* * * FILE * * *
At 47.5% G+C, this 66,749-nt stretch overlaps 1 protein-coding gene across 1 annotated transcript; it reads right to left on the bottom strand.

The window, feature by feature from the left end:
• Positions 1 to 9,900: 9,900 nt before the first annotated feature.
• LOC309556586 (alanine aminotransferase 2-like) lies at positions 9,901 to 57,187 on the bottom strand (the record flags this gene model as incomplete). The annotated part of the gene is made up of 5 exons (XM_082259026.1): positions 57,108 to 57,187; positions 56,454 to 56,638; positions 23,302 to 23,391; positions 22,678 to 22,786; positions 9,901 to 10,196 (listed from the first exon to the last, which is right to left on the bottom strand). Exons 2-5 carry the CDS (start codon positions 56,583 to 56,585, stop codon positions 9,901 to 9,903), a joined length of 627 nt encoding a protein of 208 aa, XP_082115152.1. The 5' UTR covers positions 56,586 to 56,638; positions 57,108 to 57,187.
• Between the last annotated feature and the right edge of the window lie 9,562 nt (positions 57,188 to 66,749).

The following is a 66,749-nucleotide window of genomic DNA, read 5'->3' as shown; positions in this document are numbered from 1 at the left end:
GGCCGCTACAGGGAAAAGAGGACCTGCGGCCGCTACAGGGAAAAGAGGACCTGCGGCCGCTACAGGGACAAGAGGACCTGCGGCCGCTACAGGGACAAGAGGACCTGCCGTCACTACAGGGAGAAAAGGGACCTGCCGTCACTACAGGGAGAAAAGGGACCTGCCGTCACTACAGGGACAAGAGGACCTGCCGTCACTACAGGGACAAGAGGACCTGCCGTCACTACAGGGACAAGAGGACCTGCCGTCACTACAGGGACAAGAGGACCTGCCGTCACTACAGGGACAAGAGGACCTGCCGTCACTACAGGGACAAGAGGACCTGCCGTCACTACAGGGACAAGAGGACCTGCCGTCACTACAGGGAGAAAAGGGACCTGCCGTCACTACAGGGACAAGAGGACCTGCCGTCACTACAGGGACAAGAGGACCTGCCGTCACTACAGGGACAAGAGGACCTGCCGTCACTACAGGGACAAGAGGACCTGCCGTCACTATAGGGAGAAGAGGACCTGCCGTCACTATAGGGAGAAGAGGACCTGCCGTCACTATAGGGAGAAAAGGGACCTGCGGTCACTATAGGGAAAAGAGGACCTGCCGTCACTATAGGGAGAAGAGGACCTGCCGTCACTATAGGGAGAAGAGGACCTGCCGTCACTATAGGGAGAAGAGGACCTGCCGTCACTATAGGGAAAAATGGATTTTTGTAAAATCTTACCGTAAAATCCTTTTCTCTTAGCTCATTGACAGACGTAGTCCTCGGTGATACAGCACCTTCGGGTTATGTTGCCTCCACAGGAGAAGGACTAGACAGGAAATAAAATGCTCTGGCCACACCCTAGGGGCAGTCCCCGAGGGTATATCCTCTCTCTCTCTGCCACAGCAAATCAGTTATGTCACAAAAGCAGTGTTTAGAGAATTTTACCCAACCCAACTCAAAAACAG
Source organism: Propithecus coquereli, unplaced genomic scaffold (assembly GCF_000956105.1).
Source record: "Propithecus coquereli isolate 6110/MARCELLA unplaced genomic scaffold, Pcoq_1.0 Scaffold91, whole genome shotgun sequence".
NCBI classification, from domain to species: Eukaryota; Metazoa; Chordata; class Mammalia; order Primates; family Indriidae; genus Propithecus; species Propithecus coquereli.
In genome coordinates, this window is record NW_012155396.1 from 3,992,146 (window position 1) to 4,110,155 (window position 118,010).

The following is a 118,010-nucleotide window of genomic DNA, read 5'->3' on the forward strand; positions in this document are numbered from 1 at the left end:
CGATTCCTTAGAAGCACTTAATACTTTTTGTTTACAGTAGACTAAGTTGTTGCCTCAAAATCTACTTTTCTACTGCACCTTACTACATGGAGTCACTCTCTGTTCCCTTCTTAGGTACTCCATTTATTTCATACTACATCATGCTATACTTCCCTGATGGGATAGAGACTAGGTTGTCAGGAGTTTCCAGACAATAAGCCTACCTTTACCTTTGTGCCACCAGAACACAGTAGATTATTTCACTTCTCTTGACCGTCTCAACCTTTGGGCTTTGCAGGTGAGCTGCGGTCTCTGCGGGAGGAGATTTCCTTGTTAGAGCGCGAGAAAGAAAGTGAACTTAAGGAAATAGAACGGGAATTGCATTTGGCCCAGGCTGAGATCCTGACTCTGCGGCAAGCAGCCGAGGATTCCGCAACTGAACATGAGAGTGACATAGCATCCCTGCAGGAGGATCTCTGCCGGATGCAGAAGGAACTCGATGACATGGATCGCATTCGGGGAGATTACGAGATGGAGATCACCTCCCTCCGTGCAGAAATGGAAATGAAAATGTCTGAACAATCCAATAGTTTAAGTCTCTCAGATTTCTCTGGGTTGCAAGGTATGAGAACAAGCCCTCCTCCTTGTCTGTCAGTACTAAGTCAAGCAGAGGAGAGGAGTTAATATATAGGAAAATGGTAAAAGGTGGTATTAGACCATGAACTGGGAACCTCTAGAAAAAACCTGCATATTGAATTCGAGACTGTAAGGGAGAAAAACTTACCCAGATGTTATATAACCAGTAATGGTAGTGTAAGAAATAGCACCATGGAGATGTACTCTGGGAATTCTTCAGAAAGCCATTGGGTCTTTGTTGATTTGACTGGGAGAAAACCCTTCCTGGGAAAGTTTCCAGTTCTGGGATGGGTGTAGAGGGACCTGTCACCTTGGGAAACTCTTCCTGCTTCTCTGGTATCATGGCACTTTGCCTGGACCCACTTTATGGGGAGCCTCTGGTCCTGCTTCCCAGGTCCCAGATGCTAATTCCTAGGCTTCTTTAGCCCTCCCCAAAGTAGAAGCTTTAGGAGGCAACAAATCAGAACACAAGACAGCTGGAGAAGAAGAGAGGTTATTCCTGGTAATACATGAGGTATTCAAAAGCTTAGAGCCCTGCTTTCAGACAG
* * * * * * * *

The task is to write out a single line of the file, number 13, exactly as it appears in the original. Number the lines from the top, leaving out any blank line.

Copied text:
CGATTCCTTAGAAGCACTTAATACTTTTTGTTTACAGTAGACTAAGTTGTTGCCTCAAAATCTACTTTTCTACTGCACCTTACTACATGGAGTCACTCTCTGTTCCCTTCTTAGGTACTCCATTTATTTCATACTACATCATGCTATACTTCCCTGATGGGATAGAGACTAGGTTGTCAGGAGTTTCCAGACAATAAGCCTACCTTTACCTTTGTGCCACCAGAACACAGTAGATTATTTCACTTCTCTTGACCGTCTCAACCTTTGGGCTTTGCAGGTGAGCTGCGGTCTCTGCGGGAGGAGATTTCCTTGTTAGAGCGCGAGAAAGAAAGTGAACTTAAGGAAATAGAACGGGAATTGCATTTGGCCCAGGCTGAGATCCTGACTCTGCGGCAAGCAGCCGAGGATTCCGCAACTGAACATGAGAGTGACATAGCATCCCTGCAGGAGGATCTCTGCCGGATGCAGAAGGAACTCGATGACATGGATCGCATTCGGGGAGATTACGAGATGGAGATCACCTCCCTCCGTGCAGAAATGGAAATGAAAATGTCTGAACAATCCAATAGTTTAAGTCTCTCAGATTTCTCTGGGTTGCAAGGTATGAGAACAAGCCCTCCTCCTTGTCTGTCAGTACTAAGTCAAGCAGAGGAGAGGAGTTAATATATAGGAAAATGGTAAAAGGTGGTATTAGACCATGAACTGGGAACCTCTAGAAAAAACCTGCATATTGAATTCGAGACTGTAAGGGAGAAAAACTTACCCAGATGTTATATAACCAGTAATGGTAGTGTAAGAAATAGCACCATGGAGATGTACTCTGGGAATTCTTCAGAAAGCCATTGGGTCTTTGTTGATTTGACTGGGAGAAAACCCTTCCTGGGAAAGTTTCCAGTTCTGGGATGGGTGTAGAGGGACCTGTCACCTTGGGAAACTCTTCCTGCTTCTCTGGTATCATGGCACTTTGCCTGGACCCACTTTATGGGGAGCCTCTGGTCCTGCTTCCCAGGTCCCAGATGCTAATTCCTAGGCTTCTTTAGCCCTCCCCAAAGTAGAAGCTTTAGGAGGCAACAAATCAGAACACAAGACAGCTGGAGAAGAAGAGAGGTTATTCCTGGTAATACATGAGGTATTCAAAAGCTTAGAGCCCTGCTTTCAGACAG